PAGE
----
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Not everything is World War Two!
It is true to say that the majority of the exhibits are from WW2, but there is much from other eras as well. The collection is shown as a timeline which starts with the Great War 1914-18. When the museum opened in 2000. nothing was shown from those early years, but there was a domestic Crystal Set from the 1920s. Over the years, a small collection of WW1 items has been introduced with further items from the ‘20s and ‘30s now also on display. Inevitably, the timeline leads to WW2 with the earliest items being developed from 1930s designs but as the War continued, much new development took place. Indeed, during that 6 year period, there was probably more new designs introduced than had happened in all the years since World War 1.
Post War Displays - Space is a problem
Most of the items on display come from WW2 and the pre-war period, the early days of radio. Because our building was built in 1917 as an office and store, it was not designed to hold a museum. In later years it became the Station Catholic Church and there are still signs of that occupancy. Space for post-war items is therefore a little limited. Most visitors are keen to see the early years equipments and learn how they were developed so a decision was made to limit the extent of the displays to about the early 1970s, with one or two exceptions. At that time, most equipments became black boxes, not quite so interesting to look at!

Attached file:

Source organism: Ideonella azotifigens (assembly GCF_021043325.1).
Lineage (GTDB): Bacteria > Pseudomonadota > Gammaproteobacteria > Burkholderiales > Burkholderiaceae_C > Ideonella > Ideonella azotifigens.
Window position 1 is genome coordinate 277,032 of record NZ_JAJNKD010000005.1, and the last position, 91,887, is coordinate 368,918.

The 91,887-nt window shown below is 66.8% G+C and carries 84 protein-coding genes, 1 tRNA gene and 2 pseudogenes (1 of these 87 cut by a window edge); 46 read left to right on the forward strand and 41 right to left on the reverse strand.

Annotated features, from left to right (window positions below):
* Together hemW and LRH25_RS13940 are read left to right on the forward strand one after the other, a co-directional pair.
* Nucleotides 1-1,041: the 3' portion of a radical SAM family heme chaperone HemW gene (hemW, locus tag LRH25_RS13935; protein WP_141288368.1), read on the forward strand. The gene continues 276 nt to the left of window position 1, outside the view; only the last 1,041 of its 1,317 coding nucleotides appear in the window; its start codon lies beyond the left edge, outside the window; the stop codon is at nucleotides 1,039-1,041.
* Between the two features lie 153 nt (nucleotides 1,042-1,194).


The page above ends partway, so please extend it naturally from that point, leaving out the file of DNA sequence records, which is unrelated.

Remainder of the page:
Photographs of the exhibits
In 2017, Colin Hinson took photographs of all the equipment in the museum. Note that we no longer have some of these items as they have been returned to their owners. All of Colin's photos are available here on his Radar website - to return to our museum site, use the link in the title at the top of each photo page.
A video tour of the museum by Dave Thompson
We have now been set a closure date by the authorities at RAF Henlow. This will be by the end of June 2024 but we will close for visitors after the May 2024 Open Day, and start to dispose of our exhibits.
Please go to the Museum Closure page for more information.
This page is the copyright of the Signals Museum and Dave Thompson (who wrote most of the text).
If you have any comments, complaints, suggestions, requests etc, please drop me a line via my Genuki email page.
Page last updated 13th July 2023 by Colin Hinson.